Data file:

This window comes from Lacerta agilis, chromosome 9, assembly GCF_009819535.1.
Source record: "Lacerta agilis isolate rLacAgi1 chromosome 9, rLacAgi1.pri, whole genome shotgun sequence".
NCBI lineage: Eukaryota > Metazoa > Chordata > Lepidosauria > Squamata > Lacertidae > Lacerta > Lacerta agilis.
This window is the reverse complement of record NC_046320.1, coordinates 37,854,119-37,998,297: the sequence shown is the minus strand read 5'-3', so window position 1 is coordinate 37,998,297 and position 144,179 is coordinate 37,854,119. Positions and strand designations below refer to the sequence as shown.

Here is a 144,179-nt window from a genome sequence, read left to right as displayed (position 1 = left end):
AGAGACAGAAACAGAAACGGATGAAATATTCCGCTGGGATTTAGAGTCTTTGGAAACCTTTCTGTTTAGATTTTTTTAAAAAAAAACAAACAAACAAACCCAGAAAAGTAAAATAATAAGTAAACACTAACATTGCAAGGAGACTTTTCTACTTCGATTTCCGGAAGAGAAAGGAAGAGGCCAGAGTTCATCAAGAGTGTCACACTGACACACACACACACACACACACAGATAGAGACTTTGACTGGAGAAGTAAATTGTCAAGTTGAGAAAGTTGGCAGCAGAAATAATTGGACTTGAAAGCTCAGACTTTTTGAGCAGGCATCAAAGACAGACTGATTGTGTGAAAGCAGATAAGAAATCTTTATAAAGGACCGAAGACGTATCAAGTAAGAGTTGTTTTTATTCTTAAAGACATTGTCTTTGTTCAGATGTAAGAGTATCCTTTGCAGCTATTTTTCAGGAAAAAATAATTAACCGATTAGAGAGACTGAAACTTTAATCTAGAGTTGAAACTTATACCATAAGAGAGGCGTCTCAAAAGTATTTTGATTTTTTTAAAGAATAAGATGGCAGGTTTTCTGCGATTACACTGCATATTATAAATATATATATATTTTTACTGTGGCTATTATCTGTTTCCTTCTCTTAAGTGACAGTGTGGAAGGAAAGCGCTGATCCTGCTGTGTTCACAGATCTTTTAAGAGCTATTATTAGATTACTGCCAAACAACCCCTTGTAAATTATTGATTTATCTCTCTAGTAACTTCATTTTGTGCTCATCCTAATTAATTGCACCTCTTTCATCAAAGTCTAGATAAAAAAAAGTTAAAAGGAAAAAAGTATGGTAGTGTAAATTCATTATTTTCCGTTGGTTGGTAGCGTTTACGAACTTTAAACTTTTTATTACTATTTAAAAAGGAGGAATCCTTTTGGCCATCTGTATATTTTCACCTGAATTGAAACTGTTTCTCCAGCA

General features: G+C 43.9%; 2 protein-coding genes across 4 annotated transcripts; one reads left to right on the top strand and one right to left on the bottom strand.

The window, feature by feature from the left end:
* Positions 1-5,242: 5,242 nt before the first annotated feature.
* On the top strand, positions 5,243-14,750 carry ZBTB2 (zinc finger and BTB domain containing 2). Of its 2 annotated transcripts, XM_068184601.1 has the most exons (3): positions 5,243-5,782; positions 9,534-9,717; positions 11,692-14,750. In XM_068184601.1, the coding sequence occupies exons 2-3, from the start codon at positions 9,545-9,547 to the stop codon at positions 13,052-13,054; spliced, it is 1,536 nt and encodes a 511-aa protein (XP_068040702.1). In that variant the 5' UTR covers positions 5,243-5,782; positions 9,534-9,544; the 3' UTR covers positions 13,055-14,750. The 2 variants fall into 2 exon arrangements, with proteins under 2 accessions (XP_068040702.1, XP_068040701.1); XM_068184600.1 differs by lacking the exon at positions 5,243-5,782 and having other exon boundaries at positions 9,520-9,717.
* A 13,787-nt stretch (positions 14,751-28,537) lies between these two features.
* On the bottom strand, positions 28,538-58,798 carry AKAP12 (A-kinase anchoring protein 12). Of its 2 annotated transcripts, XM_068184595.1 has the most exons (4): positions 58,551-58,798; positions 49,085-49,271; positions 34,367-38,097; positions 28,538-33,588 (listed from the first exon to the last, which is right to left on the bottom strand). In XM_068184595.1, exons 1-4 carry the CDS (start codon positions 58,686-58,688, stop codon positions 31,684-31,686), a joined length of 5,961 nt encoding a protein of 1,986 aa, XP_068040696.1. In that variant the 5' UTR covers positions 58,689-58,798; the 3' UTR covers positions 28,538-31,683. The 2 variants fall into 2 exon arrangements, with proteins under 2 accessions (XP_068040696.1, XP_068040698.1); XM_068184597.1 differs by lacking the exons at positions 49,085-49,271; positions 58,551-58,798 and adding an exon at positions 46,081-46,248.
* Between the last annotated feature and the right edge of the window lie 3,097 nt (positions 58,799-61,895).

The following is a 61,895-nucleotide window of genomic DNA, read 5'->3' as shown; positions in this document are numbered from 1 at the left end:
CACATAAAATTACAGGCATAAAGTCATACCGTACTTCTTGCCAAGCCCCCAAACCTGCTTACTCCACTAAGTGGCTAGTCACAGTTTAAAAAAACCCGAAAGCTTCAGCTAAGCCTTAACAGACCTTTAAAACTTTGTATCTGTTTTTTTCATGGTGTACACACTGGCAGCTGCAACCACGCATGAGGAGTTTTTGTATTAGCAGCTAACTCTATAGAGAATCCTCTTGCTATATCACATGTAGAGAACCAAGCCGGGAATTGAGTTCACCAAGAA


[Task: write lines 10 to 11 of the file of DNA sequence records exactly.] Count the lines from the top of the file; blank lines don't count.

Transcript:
* On the top strand, positions 5,243-14,750 carry ZBTB2 (zinc finger and BTB domain containing 2). Of its 2 annotated transcripts, XM_068184601.1 has the most exons (3): positions 5,243-5,782; positions 9,534-9,717; positions 11,692-14,750. In XM_068184601.1, the coding sequence occupies exons 2-3, from the start codon at positions 9,545-9,547 to the stop codon at positions 13,052-13,054; spliced, it is 1,536 nt and encodes a 511-aa protein (XP_068040702.1). In that variant the 5' UTR covers positions 5,243-5,782; positions 9,534-9,544; the 3' UTR covers positions 13,055-14,750. The 2 variants fall into 2 exon arrangements, with proteins under 2 accessions (XP_068040702.1, XP_068040701.1); XM_068184600.1 differs by lacking the exon at positions 5,243-5,782 and having other exon boundaries at positions 9,520-9,717.
* A 13,787-nt stretch (positions 14,751-28,537) lies between these two features.